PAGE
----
NewHydrogen CEO Steve Hill Provides ThermoLoop™ Update


The Company’s novel low-cost thermochemical process uses heat to split water allowing for large-scale, low-cost clean hydrogen production to meet the needs of an energy hungry world

SANTA CLARITA, Calif., March 05, 2024 (GLOBE NEWSWIRE) -- NewHydrogen, Inc. (OTCMKTS:NEWH), provided an update on its breakthrough ThermoLoop™ technology, which uses water and heat instead of electricity to produce the world’s cheapest green hydrogen. The company shared progress on its collaboration with the University of California Santa Barbara (UCSB) in developing the ThermoLoop™ technology.

“The demand for power is insatiable,” remarked Steve Hill, CEO of NewHydrogen. “According to McKinsey & Company, global electricity demand is poised to surge, projected to more than double from 25,000 terawatt-hours (TWh) in 2022 to between 52,000 and 71,000 TWh by 2050.This surge is attributed to the burgeoning energy requirements emerging markets and the widespread electrification across various sectors of the economy. To put it in perspective, a terawatt-hour (TWh) represents one trillion-watt hours. Consequently, the future need for 52 to 71 trillion-watt hours is almost unimaginable.”

The acceleration towards electric vehicles is a significant driver of this escalating electricity demand. Yet, just a year ago, few of us anticipated the energy needs of AI.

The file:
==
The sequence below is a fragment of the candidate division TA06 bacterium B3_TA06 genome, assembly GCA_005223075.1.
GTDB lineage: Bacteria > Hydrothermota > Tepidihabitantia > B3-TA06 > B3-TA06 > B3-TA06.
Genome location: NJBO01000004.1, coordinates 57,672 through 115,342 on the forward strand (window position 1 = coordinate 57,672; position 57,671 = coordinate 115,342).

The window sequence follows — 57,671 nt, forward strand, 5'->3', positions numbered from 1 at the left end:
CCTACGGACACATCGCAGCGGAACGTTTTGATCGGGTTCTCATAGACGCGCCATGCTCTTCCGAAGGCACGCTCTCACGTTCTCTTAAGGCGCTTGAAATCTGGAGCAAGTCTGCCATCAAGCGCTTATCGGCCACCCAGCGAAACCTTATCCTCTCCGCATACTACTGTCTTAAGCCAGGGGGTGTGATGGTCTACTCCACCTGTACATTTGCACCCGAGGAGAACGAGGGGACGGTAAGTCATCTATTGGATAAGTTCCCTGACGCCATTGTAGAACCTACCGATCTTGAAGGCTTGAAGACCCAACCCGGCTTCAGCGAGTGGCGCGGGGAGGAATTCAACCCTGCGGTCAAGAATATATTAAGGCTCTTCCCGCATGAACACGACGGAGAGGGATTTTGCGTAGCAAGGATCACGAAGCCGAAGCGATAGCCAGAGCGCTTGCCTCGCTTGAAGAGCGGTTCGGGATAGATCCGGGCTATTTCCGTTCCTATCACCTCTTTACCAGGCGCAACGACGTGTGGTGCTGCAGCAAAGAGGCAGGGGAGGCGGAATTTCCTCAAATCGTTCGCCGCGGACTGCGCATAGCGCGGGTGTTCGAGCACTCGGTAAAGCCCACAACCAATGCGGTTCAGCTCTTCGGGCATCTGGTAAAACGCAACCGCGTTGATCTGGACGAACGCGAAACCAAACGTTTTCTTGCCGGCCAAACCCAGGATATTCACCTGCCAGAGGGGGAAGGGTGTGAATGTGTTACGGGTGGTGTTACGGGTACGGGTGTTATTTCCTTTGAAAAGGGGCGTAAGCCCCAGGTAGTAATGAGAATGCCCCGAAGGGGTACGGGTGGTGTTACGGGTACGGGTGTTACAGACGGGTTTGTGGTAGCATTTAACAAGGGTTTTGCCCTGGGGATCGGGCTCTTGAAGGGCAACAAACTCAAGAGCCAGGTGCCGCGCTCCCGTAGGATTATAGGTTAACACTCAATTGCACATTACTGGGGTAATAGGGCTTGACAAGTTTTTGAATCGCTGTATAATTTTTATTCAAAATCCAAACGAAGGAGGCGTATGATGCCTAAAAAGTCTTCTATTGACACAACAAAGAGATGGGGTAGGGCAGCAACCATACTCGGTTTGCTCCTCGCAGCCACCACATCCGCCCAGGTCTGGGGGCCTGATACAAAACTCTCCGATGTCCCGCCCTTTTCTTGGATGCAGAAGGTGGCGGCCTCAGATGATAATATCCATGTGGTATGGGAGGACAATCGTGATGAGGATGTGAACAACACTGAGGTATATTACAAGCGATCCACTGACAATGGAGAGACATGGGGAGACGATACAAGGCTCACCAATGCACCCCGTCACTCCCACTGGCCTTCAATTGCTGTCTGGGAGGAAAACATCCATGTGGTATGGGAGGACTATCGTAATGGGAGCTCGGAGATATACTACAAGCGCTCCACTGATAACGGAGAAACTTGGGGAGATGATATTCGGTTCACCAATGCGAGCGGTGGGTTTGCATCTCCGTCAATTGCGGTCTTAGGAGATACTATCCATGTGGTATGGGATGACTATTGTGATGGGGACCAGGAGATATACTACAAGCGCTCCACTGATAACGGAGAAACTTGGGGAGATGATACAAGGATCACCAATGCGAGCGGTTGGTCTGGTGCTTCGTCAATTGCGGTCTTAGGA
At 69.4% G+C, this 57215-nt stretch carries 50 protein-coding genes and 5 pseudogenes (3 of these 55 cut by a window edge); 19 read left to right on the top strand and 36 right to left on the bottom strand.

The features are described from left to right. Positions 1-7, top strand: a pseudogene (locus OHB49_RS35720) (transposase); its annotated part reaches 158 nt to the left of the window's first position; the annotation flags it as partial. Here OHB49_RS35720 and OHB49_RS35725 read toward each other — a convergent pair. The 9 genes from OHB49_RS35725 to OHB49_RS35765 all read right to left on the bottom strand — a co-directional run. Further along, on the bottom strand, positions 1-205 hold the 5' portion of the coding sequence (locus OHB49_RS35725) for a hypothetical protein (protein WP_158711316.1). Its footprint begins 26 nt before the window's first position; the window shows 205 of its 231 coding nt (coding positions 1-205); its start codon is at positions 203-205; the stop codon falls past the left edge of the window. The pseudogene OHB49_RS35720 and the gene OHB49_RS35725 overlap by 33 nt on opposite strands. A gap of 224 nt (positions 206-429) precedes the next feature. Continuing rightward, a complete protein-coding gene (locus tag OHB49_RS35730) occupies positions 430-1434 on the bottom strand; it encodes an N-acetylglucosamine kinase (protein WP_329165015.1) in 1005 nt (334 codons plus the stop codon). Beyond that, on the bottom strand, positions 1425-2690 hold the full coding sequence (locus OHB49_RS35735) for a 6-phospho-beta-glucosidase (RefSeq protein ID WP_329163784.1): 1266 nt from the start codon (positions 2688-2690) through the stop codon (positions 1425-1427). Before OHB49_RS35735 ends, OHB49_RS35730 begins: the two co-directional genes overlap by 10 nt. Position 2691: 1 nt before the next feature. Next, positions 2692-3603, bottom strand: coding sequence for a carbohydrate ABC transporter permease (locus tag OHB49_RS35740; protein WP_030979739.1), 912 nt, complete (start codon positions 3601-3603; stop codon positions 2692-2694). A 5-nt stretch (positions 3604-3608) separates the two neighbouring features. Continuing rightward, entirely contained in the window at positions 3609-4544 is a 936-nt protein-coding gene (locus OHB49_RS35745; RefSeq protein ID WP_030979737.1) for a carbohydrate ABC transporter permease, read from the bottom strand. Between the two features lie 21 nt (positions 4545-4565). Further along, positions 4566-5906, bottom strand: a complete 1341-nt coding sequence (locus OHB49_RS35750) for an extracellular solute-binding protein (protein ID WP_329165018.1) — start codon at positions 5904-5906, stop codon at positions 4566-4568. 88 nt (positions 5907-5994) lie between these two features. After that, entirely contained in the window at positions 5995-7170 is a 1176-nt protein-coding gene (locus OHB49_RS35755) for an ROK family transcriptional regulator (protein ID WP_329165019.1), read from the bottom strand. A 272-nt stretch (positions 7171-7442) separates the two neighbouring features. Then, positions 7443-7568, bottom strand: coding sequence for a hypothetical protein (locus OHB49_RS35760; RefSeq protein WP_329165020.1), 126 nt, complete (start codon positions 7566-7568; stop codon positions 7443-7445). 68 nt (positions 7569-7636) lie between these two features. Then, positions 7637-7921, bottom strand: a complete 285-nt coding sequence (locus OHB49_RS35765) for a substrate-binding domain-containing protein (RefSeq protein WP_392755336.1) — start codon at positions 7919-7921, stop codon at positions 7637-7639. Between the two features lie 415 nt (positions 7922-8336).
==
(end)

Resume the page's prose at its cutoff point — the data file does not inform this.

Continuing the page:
Recently, OpenAI's CEO Sam Altman said an energy breakthrough is necessary for future artificial intelligence, which will consume vastly more power than people have expected. "There's no way to get there without a breakthrough," Altman said.

“Green hydrogen can be the breakthrough,” Mr. Hill continued. “Our feedstock is water, which covers about 70% of the Earth. We use heat rather than expensive electricity to split the water to produce the world’s cheapest green hydrogen, which can be used to produce cheap electricity. However, big is much better than small. Our process can scale and make a meaningful difference in meeting the power demands of the future.”

Working with a world class research team at UC Santa Barbara, NewHydrogen is developing ThermoLoop™, a novel thermochemical process capable of water splitting without relying on costly electricity or expensive electrolyzers. Instead, it leverages relatively low-cost heat. Notably, unlike electrolysis, the process costs decrease with increasing unit size – allowing the potential for large-scale clean hydrogen production.

The most common method of making green hydrogen today is to split water into oxygen and hydrogen with an electrolyzer using green electricity produced from solar or wind. However, green electricity is, and always will be, very expensive. It currently accounts for over 70% of the cost of green hydrogen.

Traditionally, thermochemical methods have relied on managing extreme temperatures, often exceeding 2,000°C, to split water into oxygen and hydrogen. However, the ThermoLoopTM process is based on materials identified with an innovative model developed by the UCSB team for splitting water into hydrogen and oxygen within standard industrial temperature ranges, typically below 1000°C. This is pivotal in achieving the most cost-effective and efficient production of green hydrogen.